Panelist Angela Rye tried to inject the possibility that there are in fact other places besides Chicago where black people live: "Would you acknowledge that not all black communities all over the country are still not monolithic. So if he tried the same thing in Cleveland, it wouldn't necessarily happen?" We think she's missing the point, which is that it might be very difficult to round up any sizeable number of black Trump supporters for a rally. You might fill a high school gym if you flew every black Trump supporter in from all over the country.

Lewandowski had a narrative to stick to, and he stuck to it: We tried it in Chicago, we were overrun by scary black people, and Trump will never make that mistake again: "So whose fault is that that that particular event in Chicago was completely destroyed?" Ooh, let's say maybe it had something to do with packing a bunch of amped up Trump supporters into an arena after a week or two of wishing you could punch protesters in the face and having them carried out on stretchers, and then sending a guy to the mic to say only that the rally was cancelled, and adding "Go in peace" as if Mass had just ended? And then there's the detail that, unlike most Trump rallies, security allowed in large groups of protesters, leading some to speculate that Trump never intended to attend the rally at all, but to set up a contentious situation and watch it play out. We aren't sure he's bright enough to do anything involving that much forethought.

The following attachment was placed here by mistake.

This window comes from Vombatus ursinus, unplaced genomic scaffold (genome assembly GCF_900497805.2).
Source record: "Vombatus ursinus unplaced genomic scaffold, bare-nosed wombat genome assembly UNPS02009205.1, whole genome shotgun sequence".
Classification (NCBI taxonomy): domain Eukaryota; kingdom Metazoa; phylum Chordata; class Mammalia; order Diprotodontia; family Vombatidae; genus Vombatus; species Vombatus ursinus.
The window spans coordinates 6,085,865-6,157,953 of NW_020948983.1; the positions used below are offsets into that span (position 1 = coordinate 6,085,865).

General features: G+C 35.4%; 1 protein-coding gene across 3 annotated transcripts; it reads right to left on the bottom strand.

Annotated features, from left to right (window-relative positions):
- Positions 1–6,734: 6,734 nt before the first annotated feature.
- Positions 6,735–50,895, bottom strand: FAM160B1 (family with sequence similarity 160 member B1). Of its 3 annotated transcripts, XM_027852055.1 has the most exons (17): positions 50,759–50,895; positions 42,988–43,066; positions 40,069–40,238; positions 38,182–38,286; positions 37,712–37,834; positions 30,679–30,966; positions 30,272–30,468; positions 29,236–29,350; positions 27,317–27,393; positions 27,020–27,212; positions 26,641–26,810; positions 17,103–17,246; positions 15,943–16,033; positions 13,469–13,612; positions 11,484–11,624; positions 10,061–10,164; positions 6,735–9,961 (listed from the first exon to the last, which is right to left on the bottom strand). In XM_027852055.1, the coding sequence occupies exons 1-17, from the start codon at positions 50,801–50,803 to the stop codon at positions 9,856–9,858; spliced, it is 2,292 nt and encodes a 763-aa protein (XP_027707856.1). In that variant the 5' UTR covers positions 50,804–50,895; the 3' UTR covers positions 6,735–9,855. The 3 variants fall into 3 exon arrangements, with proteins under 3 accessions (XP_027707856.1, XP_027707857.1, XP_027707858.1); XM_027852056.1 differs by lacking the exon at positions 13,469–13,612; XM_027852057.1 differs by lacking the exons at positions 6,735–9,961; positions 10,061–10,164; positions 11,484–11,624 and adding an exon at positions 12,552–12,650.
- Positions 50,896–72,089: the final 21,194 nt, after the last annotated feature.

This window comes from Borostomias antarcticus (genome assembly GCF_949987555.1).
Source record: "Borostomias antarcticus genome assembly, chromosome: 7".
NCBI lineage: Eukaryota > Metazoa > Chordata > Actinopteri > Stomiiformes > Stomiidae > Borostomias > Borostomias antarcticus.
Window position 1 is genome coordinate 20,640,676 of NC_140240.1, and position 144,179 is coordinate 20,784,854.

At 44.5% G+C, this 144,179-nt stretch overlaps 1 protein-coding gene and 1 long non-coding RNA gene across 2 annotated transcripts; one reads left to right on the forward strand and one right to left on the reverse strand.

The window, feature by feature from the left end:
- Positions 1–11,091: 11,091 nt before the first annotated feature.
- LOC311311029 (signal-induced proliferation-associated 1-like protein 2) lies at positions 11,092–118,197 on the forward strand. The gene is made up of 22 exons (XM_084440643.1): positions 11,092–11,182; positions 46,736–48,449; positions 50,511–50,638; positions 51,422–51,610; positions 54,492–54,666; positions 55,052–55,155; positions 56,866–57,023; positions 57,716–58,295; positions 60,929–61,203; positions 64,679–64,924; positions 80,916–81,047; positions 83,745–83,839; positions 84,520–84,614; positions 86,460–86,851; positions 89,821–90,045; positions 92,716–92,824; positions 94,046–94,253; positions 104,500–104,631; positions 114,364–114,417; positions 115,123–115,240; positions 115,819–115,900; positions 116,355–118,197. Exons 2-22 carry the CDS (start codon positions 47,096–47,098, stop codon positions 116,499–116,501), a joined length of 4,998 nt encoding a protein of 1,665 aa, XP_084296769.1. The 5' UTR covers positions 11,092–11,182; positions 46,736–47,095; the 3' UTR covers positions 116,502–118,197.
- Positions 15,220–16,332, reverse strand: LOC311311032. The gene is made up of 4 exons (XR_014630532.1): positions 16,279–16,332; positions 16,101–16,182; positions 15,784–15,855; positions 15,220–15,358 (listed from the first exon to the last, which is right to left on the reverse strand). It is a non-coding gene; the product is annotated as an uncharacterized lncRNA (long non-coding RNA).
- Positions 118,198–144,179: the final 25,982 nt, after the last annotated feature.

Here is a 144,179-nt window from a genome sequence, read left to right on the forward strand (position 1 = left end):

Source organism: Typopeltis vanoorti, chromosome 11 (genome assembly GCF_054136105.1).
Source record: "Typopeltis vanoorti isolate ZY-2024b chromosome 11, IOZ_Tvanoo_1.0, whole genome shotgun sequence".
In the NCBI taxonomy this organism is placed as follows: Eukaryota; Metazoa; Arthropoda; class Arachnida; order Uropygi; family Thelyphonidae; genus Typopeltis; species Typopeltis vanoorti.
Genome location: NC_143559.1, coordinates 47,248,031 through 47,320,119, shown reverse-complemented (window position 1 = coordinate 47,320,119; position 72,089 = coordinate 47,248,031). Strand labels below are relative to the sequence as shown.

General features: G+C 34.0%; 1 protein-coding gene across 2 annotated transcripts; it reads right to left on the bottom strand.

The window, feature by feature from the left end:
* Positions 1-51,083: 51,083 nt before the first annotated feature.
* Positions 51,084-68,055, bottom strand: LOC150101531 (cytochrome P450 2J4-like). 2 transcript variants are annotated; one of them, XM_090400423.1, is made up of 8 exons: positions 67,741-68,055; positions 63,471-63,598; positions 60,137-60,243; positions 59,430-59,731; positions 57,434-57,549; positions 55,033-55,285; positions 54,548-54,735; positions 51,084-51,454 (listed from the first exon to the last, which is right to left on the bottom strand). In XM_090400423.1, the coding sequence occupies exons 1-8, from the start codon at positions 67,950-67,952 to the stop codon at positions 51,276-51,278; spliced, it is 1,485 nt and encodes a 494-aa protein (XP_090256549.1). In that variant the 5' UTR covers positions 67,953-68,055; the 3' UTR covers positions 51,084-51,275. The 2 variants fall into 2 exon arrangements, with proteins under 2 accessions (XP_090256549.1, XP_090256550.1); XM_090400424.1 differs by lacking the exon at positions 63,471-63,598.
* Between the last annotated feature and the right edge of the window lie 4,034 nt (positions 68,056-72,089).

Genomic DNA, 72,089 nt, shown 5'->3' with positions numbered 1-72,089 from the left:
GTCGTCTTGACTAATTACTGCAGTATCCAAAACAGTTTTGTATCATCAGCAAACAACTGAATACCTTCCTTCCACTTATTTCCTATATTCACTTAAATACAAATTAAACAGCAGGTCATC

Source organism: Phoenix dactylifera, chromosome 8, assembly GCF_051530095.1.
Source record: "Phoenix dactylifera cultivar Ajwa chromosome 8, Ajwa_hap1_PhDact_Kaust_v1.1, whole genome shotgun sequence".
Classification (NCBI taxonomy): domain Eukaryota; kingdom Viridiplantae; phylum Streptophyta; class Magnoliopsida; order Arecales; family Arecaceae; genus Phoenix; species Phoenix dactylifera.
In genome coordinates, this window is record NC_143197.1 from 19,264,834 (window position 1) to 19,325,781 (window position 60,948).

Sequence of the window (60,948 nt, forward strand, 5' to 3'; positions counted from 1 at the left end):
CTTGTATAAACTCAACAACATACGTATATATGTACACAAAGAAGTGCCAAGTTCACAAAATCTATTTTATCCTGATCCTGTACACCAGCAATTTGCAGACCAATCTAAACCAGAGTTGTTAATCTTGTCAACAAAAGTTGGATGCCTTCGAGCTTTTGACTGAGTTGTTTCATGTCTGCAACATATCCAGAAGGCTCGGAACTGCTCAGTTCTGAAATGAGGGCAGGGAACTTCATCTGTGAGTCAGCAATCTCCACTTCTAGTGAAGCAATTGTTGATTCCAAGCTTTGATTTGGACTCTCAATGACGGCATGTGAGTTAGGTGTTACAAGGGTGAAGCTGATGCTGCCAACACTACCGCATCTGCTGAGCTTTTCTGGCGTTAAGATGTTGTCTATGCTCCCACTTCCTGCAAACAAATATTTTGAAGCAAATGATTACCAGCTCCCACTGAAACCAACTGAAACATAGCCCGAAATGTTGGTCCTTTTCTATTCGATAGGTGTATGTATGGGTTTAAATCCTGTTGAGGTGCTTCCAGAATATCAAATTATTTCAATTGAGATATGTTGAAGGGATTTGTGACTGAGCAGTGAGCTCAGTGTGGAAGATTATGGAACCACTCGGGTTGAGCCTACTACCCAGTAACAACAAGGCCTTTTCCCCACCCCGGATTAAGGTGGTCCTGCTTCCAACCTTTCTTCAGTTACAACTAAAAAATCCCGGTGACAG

The CNN panel then descended into a shouting match about how Trump let blacks and Jews into Mar-a-Lago, and Corey Lewandowski just barely escaped being torn to pieces by the two black women on the panel. Those people are scary.

[Daily Beast / National Review / WaPo / RawStory / Chicago Tribune / Chicago Now]

Doktor Zoom

Doktor Zoom's real name is Marty Kelley, and he lives in the wilds of Boise, Idaho. He is not a medical doctor, but does have a real PhD in Rhetoric. You should definitely donate some money to this little mommyblog where he has finally found acceptance and cat pictures. He is on maternity leave until 2033. Here is his Twitter, also. His quest to avoid prolixity is not going so great.